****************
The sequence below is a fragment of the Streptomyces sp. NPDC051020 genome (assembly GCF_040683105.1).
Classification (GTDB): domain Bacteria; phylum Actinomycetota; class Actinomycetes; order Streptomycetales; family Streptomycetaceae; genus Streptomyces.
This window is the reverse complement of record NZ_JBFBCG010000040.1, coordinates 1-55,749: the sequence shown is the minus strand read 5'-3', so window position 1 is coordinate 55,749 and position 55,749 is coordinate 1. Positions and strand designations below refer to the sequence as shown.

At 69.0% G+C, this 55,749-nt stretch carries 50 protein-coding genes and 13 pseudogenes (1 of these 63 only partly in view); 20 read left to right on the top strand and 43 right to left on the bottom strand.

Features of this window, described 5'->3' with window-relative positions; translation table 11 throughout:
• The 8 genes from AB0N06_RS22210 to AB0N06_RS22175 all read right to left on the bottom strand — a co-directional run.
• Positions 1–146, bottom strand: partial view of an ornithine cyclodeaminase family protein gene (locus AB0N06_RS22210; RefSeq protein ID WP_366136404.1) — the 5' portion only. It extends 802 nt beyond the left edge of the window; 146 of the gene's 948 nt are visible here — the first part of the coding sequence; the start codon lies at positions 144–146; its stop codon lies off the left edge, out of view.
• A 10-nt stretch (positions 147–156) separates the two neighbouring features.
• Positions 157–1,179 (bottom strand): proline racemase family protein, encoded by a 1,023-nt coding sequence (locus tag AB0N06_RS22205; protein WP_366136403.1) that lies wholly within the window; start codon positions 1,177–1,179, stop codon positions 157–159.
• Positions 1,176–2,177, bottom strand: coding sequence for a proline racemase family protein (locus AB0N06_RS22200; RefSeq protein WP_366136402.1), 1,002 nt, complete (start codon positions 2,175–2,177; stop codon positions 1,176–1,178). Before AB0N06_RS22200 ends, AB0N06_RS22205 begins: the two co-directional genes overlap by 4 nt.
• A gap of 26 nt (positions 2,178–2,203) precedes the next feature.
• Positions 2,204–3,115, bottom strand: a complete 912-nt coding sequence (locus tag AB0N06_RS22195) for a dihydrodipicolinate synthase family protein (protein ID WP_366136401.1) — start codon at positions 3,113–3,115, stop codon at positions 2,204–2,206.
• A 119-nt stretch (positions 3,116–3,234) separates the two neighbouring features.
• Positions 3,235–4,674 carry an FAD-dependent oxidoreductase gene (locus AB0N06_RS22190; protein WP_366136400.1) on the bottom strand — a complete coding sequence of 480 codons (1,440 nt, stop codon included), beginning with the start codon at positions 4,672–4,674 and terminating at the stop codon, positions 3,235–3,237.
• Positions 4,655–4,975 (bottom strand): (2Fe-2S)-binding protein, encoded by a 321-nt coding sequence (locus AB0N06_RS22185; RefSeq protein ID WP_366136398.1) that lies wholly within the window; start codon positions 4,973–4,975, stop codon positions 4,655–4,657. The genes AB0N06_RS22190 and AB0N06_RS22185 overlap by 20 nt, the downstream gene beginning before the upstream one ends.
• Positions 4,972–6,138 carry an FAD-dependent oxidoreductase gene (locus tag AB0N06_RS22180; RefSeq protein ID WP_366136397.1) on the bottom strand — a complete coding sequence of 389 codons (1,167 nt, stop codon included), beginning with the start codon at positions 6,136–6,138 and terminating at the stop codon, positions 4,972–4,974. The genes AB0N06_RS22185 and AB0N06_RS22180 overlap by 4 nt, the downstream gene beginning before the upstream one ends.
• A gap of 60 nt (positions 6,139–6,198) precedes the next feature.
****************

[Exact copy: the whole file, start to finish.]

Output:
The sequence below is a fragment of the Streptomyces sp. NPDC051020 genome (assembly GCF_040683105.1).
Classification (GTDB): domain Bacteria; phylum Actinomycetota; class Actinomycetes; order Streptomycetales; family Streptomycetaceae; genus Streptomyces.
This window is the reverse complement of record NZ_JBFBCG010000040.1, coordinates 1-55,749: the sequence shown is the minus strand read 5'-3', so window position 1 is coordinate 55,749 and position 55,749 is coordinate 1. Positions and strand designations below refer to the sequence as shown.

At 69.0% G+C, this 55,749-nt stretch carries 50 protein-coding genes and 13 pseudogenes (1 of these 63 only partly in view); 20 read left to right on the top strand and 43 right to left on the bottom strand.

Features of this window, described 5'->3' with window-relative positions; translation table 11 throughout:
• The 8 genes from AB0N06_RS22210 to AB0N06_RS22175 all read right to left on the bottom strand — a co-directional run.
• Positions 1–146, bottom strand: partial view of an ornithine cyclodeaminase family protein gene (locus AB0N06_RS22210; RefSeq protein ID WP_366136404.1) — the 5' portion only. It extends 802 nt beyond the left edge of the window; 146 of the gene's 948 nt are visible here — the first part of the coding sequence; the start codon lies at positions 144–146; its stop codon lies off the left edge, out of view.
• A 10-nt stretch (positions 147–156) separates the two neighbouring features.
• Positions 157–1,179 (bottom strand): proline racemase family protein, encoded by a 1,023-nt coding sequence (locus tag AB0N06_RS22205; protein WP_366136403.1) that lies wholly within the window; start codon positions 1,177–1,179, stop codon positions 157–159.
• Positions 1,176–2,177, bottom strand: coding sequence for a proline racemase family protein (locus AB0N06_RS22200; RefSeq protein WP_366136402.1), 1,002 nt, complete (start codon positions 2,175–2,177; stop codon positions 1,176–1,178). Before AB0N06_RS22200 ends, AB0N06_RS22205 begins: the two co-directional genes overlap by 4 nt.
• A gap of 26 nt (positions 2,178–2,203) precedes the next feature.
• Positions 2,204–3,115, bottom strand: a complete 912-nt coding sequence (locus tag AB0N06_RS22195) for a dihydrodipicolinate synthase family protein (protein ID WP_366136401.1) — start codon at positions 3,113–3,115, stop codon at positions 2,204–2,206.
• A 119-nt stretch (positions 3,116–3,234) separates the two neighbouring features.
• Positions 3,235–4,674 carry an FAD-dependent oxidoreductase gene (locus AB0N06_RS22190; protein WP_366136400.1) on the bottom strand — a complete coding sequence of 480 codons (1,440 nt, stop codon included), beginning with the start codon at positions 4,672–4,674 and terminating at the stop codon, positions 3,235–3,237.
• Positions 4,655–4,975 (bottom strand): (2Fe-2S)-binding protein, encoded by a 321-nt coding sequence (locus AB0N06_RS22185; RefSeq protein ID WP_366136398.1) that lies wholly within the window; start codon positions 4,973–4,975, stop codon positions 4,655–4,657. The genes AB0N06_RS22190 and AB0N06_RS22185 overlap by 20 nt, the downstream gene beginning before the upstream one ends.
• Positions 4,972–6,138 carry an FAD-dependent oxidoreductase gene (locus tag AB0N06_RS22180; RefSeq protein ID WP_366136397.1) on the bottom strand — a complete coding sequence of 389 codons (1,167 nt, stop codon included), beginning with the start codon at positions 6,136–6,138 and terminating at the stop codon, positions 4,972–4,974. The genes AB0N06_RS22185 and AB0N06_RS22180 overlap by 4 nt, the downstream gene beginning before the upstream one ends.
• A gap of 60 nt (positions 6,139–6,198) precedes the next feature.